Can Vegetarians Eat Tuna?

One of the most debated subjects around vegetarianism is whether or not tuna can be included as part of the diet. But, with so many different opinions on the subject, can vegetarians actually eat tuna? 

In short, no. Since vegetarianism is based around eating no meat or fish products, tuna cannot be included as a part of the vegetarian diet. 

However, if you were to follow a pescatarian diet, you would be able to eat tuna. Like vegetarians, pescatarians follow a diet that removes all meat products from their meals. But, unlike vegetarians, a pescatarian is allowed to eat seafood, including tuna. 

So, to put it simply, if you wanted to follow a vegetarian diet but still want to eat tuna and other seafood products, you’ll need to become a pescatarian rather than a vegetarian. 

4 Plant-Based Tuna Alternatives

With that being said, if you want to become a strict vegetarian but would still like to enjoy the flavor and texture of tuna, there are some vegetarian alternatives available.

Below, we’ve listed some of the best plant-based alternatives to tuna, each of which is just like eating the real thing but without taking you away from your vegetarian lifestyle. 

1. Good Catch

One of the best plant-based tuna alternatives comes from Good Catch. This vegetarian brand uses a mixture of peas, chickpeas, lentils, soybeans, fava beans, and navy beans that come together to produce an incredibly realistic tuna alternative in both texture and flavor.

Good Catch offers three flavors of their fish-free tuna; “Naked in Water”, “Mediterranean”, and “Oil & Herbs”. This doesn’t only spoil you for choice, but also gives you the ability to use this vegetarian tuna alternative in a variety of dishes. 

What’s more, Good Catch’s plant-based tuna alternatives are also vegan, gluten-free, and non-GMO. 

2. Loma Linda - Tuno

Created from non-GMO soy protein for that tuna-like texture, Tuno from Loma Linda is another fantastic plant-based tuna alternative. It also contains seaweed to give it a super realistic seafood taste.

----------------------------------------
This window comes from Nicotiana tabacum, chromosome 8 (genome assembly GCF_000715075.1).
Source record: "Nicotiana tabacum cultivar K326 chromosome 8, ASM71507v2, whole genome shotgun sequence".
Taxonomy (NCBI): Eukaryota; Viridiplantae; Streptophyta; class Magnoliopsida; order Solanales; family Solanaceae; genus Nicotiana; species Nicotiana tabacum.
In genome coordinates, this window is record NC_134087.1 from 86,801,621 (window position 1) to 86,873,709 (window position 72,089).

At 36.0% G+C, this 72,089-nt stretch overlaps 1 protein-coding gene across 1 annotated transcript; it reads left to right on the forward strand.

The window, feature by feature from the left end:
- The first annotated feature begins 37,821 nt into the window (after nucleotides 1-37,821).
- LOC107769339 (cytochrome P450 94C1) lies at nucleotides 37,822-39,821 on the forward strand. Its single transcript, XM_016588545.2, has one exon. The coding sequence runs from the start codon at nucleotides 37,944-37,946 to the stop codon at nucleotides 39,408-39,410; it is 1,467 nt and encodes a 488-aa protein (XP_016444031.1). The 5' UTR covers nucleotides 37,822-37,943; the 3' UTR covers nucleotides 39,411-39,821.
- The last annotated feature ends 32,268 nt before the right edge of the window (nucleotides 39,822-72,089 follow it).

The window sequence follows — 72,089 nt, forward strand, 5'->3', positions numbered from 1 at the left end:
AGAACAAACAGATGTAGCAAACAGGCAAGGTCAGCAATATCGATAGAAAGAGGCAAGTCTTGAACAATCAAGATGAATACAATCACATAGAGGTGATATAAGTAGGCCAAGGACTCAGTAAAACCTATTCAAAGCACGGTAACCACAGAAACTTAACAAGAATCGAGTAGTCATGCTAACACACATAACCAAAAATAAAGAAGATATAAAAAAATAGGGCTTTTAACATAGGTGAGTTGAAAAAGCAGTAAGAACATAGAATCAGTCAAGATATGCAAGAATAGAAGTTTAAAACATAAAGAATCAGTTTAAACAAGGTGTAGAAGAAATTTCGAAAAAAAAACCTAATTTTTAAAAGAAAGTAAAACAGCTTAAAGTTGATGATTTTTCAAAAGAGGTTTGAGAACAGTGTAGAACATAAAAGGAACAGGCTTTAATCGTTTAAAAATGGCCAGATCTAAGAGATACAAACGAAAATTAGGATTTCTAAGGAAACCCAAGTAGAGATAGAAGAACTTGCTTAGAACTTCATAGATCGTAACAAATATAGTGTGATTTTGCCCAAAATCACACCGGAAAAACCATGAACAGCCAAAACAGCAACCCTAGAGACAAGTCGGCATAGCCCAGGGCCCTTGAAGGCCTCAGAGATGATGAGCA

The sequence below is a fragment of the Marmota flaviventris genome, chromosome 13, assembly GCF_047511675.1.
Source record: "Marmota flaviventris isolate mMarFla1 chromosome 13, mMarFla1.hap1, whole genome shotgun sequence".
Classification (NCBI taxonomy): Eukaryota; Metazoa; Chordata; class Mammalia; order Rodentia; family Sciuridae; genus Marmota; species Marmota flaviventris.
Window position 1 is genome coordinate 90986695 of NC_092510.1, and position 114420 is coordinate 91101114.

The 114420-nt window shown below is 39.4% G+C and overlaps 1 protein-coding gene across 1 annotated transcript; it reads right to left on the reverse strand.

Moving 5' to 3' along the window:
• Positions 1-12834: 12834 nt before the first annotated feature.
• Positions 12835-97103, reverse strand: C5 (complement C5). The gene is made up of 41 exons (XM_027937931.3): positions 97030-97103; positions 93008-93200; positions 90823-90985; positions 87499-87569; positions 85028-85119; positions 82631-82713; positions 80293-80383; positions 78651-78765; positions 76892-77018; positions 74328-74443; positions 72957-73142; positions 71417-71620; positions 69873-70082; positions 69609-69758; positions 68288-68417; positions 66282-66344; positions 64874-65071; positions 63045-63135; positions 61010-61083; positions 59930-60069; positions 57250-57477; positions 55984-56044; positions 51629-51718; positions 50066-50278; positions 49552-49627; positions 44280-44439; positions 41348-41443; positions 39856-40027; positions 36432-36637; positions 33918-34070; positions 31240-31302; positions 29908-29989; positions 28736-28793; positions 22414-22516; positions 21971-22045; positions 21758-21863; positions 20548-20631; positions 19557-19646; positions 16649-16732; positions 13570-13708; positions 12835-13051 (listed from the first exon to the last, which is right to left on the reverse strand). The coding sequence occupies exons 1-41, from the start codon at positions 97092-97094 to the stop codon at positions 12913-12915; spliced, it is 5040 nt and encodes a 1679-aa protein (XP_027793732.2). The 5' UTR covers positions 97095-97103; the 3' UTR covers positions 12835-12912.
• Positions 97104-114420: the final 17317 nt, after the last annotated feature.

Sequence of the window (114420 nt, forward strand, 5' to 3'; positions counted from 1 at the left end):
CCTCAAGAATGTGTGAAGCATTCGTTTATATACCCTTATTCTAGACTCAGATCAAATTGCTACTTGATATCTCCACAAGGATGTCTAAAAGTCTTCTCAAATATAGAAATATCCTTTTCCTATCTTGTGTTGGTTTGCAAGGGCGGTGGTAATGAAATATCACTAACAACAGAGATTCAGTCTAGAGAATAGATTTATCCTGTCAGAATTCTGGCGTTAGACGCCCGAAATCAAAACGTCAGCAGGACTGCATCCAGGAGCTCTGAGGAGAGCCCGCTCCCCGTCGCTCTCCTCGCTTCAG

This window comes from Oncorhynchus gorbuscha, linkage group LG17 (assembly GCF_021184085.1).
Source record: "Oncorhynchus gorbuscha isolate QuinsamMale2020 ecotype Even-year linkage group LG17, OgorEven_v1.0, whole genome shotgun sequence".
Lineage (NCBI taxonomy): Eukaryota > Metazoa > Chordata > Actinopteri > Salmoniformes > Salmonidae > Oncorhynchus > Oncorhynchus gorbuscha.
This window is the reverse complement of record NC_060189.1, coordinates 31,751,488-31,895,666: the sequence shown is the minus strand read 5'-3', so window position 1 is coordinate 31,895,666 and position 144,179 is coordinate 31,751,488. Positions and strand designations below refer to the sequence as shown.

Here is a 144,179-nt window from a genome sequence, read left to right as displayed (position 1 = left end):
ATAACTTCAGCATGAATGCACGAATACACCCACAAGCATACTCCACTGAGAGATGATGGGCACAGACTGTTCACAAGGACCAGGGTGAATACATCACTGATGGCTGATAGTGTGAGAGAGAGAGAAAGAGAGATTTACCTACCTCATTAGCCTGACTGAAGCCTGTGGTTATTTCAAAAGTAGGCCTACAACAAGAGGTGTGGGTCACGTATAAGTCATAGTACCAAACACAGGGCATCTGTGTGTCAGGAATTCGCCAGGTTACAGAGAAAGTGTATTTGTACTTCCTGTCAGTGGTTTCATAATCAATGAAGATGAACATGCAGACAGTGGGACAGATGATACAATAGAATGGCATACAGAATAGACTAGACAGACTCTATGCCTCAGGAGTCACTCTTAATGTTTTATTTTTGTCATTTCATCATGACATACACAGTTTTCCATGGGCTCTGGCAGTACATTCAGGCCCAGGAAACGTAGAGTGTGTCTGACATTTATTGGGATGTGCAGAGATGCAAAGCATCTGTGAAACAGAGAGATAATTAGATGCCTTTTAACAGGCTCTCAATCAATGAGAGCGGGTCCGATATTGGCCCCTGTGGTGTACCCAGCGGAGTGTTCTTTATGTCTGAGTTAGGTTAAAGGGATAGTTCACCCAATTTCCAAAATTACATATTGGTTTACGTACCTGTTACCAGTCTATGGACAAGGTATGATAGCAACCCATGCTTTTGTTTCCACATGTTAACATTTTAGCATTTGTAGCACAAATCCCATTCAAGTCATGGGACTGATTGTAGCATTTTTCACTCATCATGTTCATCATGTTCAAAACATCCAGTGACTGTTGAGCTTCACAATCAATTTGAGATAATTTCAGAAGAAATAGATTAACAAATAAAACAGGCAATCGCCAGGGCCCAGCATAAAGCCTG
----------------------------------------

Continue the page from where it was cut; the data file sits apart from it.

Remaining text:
You’ve got a wide range of flavor options from Loma Linda’s Tuno as well. The canned options are “Tuno in Spring Water”, “Lemon Pepper” and, if you really enjoy a spicy kick, “Tuno with Sriracha”. 

Tuno also comes in packets, and the available flavor options here are “Thai Sweet Chili”, Lemon Pepper”, and “Sesame Ginger”. All canned and packet options are vegan-friendly too, so the only thing you’ll need to worry about is choosing which flavor to try first!

3. Sophie’s Kitchen

One of the best things about Sophie’s Kitchen is that they don’t only offer delicious plant-based tuna alternatives, but they’ve also created vegetarian-friendly crab cakes, fish fillets, salmon, and even shrimp!

Their famous “Toona” is created using pea protein and pea starch to give it a realistic texture, while its flavor comes from seaweed powder. This fantastic plant-based tuna alternative comes in two flavor choices - “Black Pepper” and “Sea Salt”. 

4. Homemade Vegan Tuna

If you’re a keen cook, then you’ve also got the option of making your own plant-based tuna at home. It’s super simple and you only need five ingredients! Here’s how to make your own plant-based tuna:


  • 1 nori sheet
  • 2.5 cups of canned chickpeas
  • 2tbsp tahini
  • 2tbsp lemon juice
  • ½ tsp sea salt flakes


  1. Add the nori sheet to a blender and pulse until you have fine flakes
  2. Pop the chickpeas in a bowl and mash with a fork
  3. Add the tahini, lemon juice, and sea salt flakes to the bowl along with nori flaked and stir to combine

It’s that easy! Store in an airtight container and it will last in a refrigerator for up to 5 days.


To conclude and finally answer that age-old question of whether vegetarians can eat tuna, the answer is no. However, with so many realistic plant-based alternatives available, there’s no need to feel as though you’re missing out! 

Just choose from one of the brands above or make your own and you’ll be getting the taste and texture of the real thing without having harmed any fish in the process. 

Adam Smith
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